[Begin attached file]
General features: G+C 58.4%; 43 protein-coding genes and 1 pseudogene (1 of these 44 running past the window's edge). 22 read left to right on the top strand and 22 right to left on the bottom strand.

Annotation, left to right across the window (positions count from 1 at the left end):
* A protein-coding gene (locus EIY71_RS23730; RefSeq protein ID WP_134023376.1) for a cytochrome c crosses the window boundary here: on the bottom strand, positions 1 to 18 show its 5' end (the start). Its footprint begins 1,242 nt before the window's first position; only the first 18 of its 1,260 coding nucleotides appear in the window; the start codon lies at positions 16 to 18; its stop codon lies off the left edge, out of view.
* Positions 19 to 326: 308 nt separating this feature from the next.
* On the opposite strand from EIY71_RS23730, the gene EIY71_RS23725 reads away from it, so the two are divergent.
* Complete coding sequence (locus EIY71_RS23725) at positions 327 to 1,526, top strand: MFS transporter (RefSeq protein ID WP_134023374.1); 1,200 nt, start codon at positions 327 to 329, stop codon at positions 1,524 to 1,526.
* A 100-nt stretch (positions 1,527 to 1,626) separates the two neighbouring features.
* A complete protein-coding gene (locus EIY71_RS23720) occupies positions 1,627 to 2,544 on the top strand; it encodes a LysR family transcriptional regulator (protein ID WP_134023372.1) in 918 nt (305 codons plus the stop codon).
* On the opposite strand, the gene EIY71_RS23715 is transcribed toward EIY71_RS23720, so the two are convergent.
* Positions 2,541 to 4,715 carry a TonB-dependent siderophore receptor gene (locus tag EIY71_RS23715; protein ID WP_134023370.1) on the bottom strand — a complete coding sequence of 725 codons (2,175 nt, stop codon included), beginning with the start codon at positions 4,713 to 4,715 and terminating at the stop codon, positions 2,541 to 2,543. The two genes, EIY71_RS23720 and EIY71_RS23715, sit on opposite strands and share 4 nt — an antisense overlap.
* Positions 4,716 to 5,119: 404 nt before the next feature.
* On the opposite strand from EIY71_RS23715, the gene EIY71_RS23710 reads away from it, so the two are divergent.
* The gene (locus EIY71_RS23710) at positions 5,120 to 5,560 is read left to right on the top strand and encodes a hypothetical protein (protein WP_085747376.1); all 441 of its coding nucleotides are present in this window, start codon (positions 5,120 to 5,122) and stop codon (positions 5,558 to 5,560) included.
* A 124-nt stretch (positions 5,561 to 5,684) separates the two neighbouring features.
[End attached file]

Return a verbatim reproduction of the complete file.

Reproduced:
General features: G+C 58.4%; 43 protein-coding genes and 1 pseudogene (1 of these 44 running past the window's edge). 22 read left to right on the top strand and 22 right to left on the bottom strand.

Annotation, left to right across the window (positions count from 1 at the left end):
* A protein-coding gene (locus EIY71_RS23730; RefSeq protein ID WP_134023376.1) for a cytochrome c crosses the window boundary here: on the bottom strand, positions 1 to 18 show its 5' end (the start). Its footprint begins 1,242 nt before the window's first position; only the first 18 of its 1,260 coding nucleotides appear in the window; the start codon lies at positions 16 to 18; its stop codon lies off the left edge, out of view.
* Positions 19 to 326: 308 nt separating this feature from the next.
* On the opposite strand from EIY71_RS23730, the gene EIY71_RS23725 reads away from it, so the two are divergent.
* Complete coding sequence (locus EIY71_RS23725) at positions 327 to 1,526, top strand: MFS transporter (RefSeq protein ID WP_134023374.1); 1,200 nt, start codon at positions 327 to 329, stop codon at positions 1,524 to 1,526.
* A 100-nt stretch (positions 1,527 to 1,626) separates the two neighbouring features.
* A complete protein-coding gene (locus EIY71_RS23720) occupies positions 1,627 to 2,544 on the top strand; it encodes a LysR family transcriptional regulator (protein ID WP_134023372.1) in 918 nt (305 codons plus the stop codon).
* On the opposite strand, the gene EIY71_RS23715 is transcribed toward EIY71_RS23720, so the two are convergent.
* Positions 2,541 to 4,715 carry a TonB-dependent siderophore receptor gene (locus tag EIY71_RS23715; protein ID WP_134023370.1) on the bottom strand — a complete coding sequence of 725 codons (2,175 nt, stop codon included), beginning with the start codon at positions 4,713 to 4,715 and terminating at the stop codon, positions 2,541 to 2,543. The two genes, EIY71_RS23720 and EIY71_RS23715, sit on opposite strands and share 4 nt — an antisense overlap.
* Positions 4,716 to 5,119: 404 nt before the next feature.
* On the opposite strand from EIY71_RS23715, the gene EIY71_RS23710 reads away from it, so the two are divergent.
* The gene (locus EIY71_RS23710) at positions 5,120 to 5,560 is read left to right on the top strand and encodes a hypothetical protein (protein WP_085747376.1); all 441 of its coding nucleotides are present in this window, start codon (positions 5,120 to 5,122) and stop codon (positions 5,558 to 5,560) included.
* A 124-nt stretch (positions 5,561 to 5,684) separates the two neighbouring features.